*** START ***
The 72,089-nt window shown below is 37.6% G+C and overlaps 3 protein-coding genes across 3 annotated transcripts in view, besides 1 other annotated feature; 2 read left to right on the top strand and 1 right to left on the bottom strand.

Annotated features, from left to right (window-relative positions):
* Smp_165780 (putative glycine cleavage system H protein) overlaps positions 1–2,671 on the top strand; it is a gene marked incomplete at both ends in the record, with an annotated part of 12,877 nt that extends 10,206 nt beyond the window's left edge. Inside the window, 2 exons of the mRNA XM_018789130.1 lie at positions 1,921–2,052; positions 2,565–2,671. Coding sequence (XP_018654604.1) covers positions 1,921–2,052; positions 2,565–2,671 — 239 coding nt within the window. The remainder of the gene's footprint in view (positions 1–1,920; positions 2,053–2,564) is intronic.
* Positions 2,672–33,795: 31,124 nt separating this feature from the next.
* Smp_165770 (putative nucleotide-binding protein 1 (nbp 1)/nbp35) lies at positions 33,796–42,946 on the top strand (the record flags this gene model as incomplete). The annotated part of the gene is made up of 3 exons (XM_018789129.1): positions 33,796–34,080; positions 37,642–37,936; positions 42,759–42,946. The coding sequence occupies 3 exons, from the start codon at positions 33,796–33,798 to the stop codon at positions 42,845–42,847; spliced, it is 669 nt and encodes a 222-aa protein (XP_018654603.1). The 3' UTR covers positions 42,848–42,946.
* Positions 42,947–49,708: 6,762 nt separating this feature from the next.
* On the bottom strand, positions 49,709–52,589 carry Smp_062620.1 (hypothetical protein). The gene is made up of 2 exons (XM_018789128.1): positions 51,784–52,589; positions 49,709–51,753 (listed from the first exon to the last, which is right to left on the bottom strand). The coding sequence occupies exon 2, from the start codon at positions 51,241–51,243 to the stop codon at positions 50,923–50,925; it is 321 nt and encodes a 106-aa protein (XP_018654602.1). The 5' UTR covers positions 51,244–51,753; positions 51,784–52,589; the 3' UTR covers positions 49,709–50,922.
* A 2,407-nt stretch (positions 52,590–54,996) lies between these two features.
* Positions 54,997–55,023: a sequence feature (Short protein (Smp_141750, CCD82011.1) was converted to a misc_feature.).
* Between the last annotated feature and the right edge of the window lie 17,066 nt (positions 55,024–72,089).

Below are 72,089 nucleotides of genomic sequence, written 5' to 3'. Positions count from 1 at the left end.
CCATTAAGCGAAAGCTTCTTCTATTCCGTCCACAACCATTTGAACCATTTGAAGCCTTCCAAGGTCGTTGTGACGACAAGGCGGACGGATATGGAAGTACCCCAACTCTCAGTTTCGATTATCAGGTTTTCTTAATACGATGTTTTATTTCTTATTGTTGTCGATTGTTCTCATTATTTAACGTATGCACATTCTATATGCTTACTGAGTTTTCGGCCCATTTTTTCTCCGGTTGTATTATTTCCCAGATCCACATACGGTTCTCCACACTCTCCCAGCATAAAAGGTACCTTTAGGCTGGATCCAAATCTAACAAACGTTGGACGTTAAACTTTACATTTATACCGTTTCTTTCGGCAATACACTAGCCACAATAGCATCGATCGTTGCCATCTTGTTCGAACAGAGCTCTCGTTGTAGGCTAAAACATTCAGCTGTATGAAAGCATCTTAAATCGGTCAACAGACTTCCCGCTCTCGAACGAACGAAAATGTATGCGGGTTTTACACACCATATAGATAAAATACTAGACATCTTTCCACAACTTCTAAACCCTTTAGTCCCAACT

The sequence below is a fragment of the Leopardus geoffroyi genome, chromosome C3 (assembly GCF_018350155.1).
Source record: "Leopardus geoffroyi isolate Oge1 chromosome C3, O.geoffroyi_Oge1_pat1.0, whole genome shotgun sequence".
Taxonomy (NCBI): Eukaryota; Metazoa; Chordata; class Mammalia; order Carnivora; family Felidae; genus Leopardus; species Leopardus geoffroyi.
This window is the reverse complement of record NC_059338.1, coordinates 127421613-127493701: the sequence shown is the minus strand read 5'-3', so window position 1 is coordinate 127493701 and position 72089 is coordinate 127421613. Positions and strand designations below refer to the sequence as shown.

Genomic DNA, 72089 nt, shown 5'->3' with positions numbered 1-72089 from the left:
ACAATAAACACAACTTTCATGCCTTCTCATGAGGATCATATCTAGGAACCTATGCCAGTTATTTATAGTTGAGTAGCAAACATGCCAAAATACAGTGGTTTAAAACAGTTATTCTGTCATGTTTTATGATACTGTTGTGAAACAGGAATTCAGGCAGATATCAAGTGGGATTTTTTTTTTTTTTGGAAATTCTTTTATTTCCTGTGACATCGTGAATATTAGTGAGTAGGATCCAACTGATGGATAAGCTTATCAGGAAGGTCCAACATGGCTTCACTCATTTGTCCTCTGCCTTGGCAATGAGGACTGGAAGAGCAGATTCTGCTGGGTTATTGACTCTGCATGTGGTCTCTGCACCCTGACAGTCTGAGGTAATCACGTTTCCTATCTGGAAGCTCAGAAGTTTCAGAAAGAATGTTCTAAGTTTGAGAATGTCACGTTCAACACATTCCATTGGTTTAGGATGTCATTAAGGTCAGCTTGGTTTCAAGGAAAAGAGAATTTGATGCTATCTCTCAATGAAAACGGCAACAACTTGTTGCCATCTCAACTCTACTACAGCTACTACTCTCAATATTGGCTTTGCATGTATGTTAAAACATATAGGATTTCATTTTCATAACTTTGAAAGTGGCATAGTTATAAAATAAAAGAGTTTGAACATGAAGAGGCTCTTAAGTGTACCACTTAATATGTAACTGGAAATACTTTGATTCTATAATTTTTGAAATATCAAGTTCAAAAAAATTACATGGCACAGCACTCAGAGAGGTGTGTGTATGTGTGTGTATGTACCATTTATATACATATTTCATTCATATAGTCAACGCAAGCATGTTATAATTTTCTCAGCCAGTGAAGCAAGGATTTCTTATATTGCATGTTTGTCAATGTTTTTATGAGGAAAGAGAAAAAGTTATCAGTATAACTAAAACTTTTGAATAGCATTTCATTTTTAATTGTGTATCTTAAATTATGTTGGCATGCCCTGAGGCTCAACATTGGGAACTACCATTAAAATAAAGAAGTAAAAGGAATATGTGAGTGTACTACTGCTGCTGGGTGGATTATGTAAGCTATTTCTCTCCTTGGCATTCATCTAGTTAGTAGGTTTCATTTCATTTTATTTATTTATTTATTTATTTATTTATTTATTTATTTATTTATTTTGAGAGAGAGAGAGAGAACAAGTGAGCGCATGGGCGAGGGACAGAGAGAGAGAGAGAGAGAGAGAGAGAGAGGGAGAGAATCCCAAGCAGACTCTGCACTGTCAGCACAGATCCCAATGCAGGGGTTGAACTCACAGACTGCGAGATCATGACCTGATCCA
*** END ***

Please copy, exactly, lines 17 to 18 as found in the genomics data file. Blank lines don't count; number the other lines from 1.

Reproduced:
Genomic DNA, 72089 nt, shown 5'->3' with positions numbered 1-72089 from the left:
ACAATAAACACAACTTTCATGCCTTCTCATGAGGATCATATCTAGGAACCTATGCCAGTTATTTATAGTTGAGTAGCAAACATGCCAAAATACAGTGGTTTAAAACAGTTATTCTGTCATGTTTTATGATACTGTTGTGAAACAGGAATTCAGGCAGATATCAAGTGGGATTTTTTTTTTTTTTGGAAATTCTTTTATTTCCTGTGACATCGTGAATATTAGTGAGTAGGATCCAACTGATGGATAAGCTTATCAGGAAGGTCCAACATGGCTTCACTCATTTGTCCTCTGCCTTGGCAATGAGGACTGGAAGAGCAGATTCTGCTGGGTTATTGACTCTGCATGTGGTCTCTGCACCCTGACAGTCTGAGGTAATCACGTTTCCTATCTGGAAGCTCAGAAGTTTCAGAAAGAATGTTCTAAGTTTGAGAATGTCACGTTCAACACATTCCATTGGTTTAGGATGTCATTAAGGTCAGCTTGGTTTCAAGGAAAAGAGAATTTGATGCTATCTCTCAATGAAAACGGCAACAACTTGTTGCCATCTCAACTCTACTACAGCTACTACTCTCAATATTGGCTTTGCATGTATGTTAAAACATATAGGATTTCATTTTCATAACTTTGAAAGTGGCATAGTTATAAAATAAAAGAGTTTGAACATGAAGAGGCTCTTAAGTGTACCACTTAATATGTAACTGGAAATACTTTGATTCTATAATTTTTGAAATATCAAGTTCAAAAAAATTACATGGCACAGCACTCAGAGAGGTGTGTGTATGTGTGTGTATGTACCATTTATATACATATTTCATTCATATAGTCAACGCAAGCATGTTATAATTTTCTCAGCCAGTGAAGCAAGGATTTCTTATATTGCATGTTTGTCAATGTTTTTATGAGGAAAGAGAAAAAGTTATCAGTATAACTAAAACTTTTGAATAGCATTTCATTTTTAATTGTGTATCTTAAATTATGTTGGCATGCCCTGAGGCTCAACATTGGGAACTACCATTAAAATAAAGAAGTAAAAGGAATATGTGAGTGTACTACTGCTGCTGGGTGGATTATGTAAGCTATTTCTCTCCTTGGCATTCATCTAGTTAGTAGGTTTCATTTCATTTTATTTATTTATTTATTTATTTATTTATTTATTTATTTATTTATTTTGAGAGAGAGAGAGAGAACAAGTGAGCGCATGGGCGAGGGACAGAGAGAGAGAGAGAGAGAGAGAGAGAGAGGGAGAGAATCCCAAGCAGACTCTGCACTGTCAGCACAGATCCCAATGCAGGGGTTGAACTCACAGACTGCGAGATCATGACCTGATCCA